I arrived in Europe on Tuesday, and we practiced on Wednesday. I have three teams, essentially, but we practice as two teams. I am coaching a men’s team in the first division and a second men’s team that plays in a local division (rather than a national, domestic league). The third team is an u20 team, but all of the u18 and u20 players play for one of the other two teams, so they get enough practice through those practices. I also coach, along with the women’s coach, the basketball college, which is an option for high-school players who wish to train, since there is no high-school team. Most of the u18 and u20 players train with the basketball college too.
As an example, in three days, I have had my u18s and u20s at as many as five practices between my two teams and the school workouts. In the end, however, U.S. teenagers will play as many (or more) games in their high school season as my guys will, even though our season won’t end until April. When I write about systems and player development vs. Peak by Friday (Balyi), that’s essentially my point: our games are spread out – for the most part once per week – and the u18s and u20s will get as many as 8 practices for every game.
Since we have 6 weeks for our pre-season before our first game, and I was told to expect most of the players to be out of shape, most of the focus in week 1 was to get out and run. I focused on shooting and transition drills, and losers ran more than normal to increase conditioning. However, practices were not too hard, as there was no sense increasing the intensity too drastically (from zero) and ending up with injuries.
I don’t plan to do any off the court conditioning. We’ll see if that plan sticks. I do plan to get the guys in the weight room, though that will be more of a challenge than I had anticipated. We have access to a very nice fitness studio, but it is filled with worthless machines that I would never use, and the free weight section is a very small room. There is not enough space to have an entire team in the weight room at once, not to mention the lack of bars and weights that would leave the majority of the players watching anyway. We are going to have to figure out something, however, especially for the younger guys, as our u20s needs to get stronger to play at the men’s level.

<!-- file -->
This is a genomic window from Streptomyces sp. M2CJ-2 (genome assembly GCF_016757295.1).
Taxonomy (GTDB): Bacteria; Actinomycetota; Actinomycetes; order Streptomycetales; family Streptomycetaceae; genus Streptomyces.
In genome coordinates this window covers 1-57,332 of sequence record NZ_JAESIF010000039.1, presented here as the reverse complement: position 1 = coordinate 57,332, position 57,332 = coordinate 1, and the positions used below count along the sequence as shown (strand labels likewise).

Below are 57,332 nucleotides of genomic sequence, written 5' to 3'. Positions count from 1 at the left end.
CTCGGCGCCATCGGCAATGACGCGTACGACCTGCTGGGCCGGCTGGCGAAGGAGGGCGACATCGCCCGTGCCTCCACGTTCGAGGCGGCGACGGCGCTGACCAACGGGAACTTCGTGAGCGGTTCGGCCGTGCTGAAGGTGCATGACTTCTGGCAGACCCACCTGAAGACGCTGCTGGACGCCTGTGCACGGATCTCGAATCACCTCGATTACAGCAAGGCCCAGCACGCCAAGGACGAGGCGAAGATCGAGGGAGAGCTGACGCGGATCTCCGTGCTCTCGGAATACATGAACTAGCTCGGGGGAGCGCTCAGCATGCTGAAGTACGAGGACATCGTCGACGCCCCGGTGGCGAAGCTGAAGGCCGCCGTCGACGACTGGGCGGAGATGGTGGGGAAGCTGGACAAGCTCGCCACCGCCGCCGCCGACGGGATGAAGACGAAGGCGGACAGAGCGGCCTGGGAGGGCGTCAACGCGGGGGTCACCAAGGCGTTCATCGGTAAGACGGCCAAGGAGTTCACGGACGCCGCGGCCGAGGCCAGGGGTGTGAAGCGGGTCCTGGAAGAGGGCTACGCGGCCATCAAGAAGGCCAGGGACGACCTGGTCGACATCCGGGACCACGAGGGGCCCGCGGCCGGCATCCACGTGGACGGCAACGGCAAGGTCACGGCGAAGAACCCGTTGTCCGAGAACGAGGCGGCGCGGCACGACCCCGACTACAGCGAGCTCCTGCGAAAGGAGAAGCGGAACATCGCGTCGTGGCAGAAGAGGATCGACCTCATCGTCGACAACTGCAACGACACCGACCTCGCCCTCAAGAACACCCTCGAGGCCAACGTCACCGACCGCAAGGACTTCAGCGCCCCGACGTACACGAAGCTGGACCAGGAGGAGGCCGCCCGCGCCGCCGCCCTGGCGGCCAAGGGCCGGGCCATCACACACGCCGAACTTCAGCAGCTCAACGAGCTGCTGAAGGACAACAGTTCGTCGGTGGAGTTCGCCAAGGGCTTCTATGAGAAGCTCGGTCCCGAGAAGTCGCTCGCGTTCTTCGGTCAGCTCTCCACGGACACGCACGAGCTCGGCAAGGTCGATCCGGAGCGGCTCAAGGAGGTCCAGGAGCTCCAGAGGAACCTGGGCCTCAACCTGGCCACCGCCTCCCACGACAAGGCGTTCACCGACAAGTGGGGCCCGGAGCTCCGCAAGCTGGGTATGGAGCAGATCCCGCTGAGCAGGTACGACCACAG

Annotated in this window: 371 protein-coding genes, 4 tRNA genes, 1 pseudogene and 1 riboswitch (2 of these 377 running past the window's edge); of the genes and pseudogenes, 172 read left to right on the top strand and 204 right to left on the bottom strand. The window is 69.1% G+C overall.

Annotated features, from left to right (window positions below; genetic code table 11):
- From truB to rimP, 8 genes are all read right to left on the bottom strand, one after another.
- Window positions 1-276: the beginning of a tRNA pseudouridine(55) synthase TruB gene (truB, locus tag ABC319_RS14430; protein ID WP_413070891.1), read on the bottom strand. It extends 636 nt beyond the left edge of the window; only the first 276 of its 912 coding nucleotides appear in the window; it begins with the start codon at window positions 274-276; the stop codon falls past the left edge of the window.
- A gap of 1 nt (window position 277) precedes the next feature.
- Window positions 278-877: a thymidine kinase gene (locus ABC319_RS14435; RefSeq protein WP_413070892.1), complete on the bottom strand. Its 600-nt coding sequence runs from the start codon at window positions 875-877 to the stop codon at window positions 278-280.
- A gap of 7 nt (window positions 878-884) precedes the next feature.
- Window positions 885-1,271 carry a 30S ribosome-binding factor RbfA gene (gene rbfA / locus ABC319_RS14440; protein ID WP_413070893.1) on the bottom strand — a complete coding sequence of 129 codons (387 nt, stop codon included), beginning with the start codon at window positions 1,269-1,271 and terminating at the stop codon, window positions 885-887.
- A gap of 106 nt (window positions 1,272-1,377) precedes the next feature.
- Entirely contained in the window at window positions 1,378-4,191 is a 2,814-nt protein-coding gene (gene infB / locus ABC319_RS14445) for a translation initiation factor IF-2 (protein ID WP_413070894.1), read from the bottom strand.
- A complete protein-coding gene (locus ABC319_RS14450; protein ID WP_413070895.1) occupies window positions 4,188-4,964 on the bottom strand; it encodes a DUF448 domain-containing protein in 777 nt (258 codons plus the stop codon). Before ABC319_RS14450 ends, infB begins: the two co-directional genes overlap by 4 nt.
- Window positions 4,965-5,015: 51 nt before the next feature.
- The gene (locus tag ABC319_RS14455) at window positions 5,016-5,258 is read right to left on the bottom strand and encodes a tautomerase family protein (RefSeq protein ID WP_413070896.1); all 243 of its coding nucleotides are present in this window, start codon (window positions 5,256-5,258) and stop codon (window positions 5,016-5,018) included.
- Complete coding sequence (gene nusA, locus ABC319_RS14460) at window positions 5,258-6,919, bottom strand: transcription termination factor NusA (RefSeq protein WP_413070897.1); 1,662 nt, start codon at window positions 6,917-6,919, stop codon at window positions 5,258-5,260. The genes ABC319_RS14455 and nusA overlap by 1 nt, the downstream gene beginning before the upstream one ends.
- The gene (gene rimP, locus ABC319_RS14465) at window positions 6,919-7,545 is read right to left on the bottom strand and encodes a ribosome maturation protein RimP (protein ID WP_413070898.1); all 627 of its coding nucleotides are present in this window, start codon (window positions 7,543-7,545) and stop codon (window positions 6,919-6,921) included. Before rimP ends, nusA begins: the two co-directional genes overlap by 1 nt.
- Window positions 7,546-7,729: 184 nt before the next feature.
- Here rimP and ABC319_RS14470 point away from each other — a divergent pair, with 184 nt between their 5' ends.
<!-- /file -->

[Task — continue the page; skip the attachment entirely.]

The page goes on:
The basketball college was my favorite part of the week, as it is the more committed young players. The workout is co-ed. This week, we split posts and guards, and I had the guards. I like watching young players improve, and the group worked hard. The skill level varied tremendously, as there are national-team players, men’s team starters, and others with less experience, but they worked.
I did find out something about one of the top young players. I have noticed in the past, in almost every situation from beginners in India to semi-competitive players in Canada to elite AAU players in Chicago, that players tend to go after players of similar ability or in their social circles. When I play tag games like the one below, for instance, the best players chase after the best players, and the least skilled go after the least skilled. The only exception, which I noticed in Canada when I worked a week-long camp and got to know the players better, was one players went after their friends, regardless of ability. In the workout this week, the best player repeatedly went after one of the least skilled girls. This is one of the first times that I have seen this, and it makes me think. Is this because he is competitive and wants to win so he does not want to waste time? Is it because he is uncompetitive? Is he scared of looking bad? Does he have a fixed mindset? Is this an anomaly in a silly tag game or a sign of something that persists throughout his game?
These are the types of things that I look for when doing warm-up type games. Sure, I want to see how we move and how we handle the ball, but more importantly, I want to get an idea of the mindset, character, and competitiveness of the players. How do they react when they fail? Do they try to hide? Do they ask for help? Do they stop? Do they try harder? These simple exercises and throw-away drills, as some call them, can help a coach understand the personality of a player, if he or she watches carefully.
By Brian McCormick, M.S.S., PES
Coach/Clinician, Brian McCormick Basketball
Author, Cross Over: The New Model of Youth Basketball Development
Director of Coaching, Playmakers Basketball Development League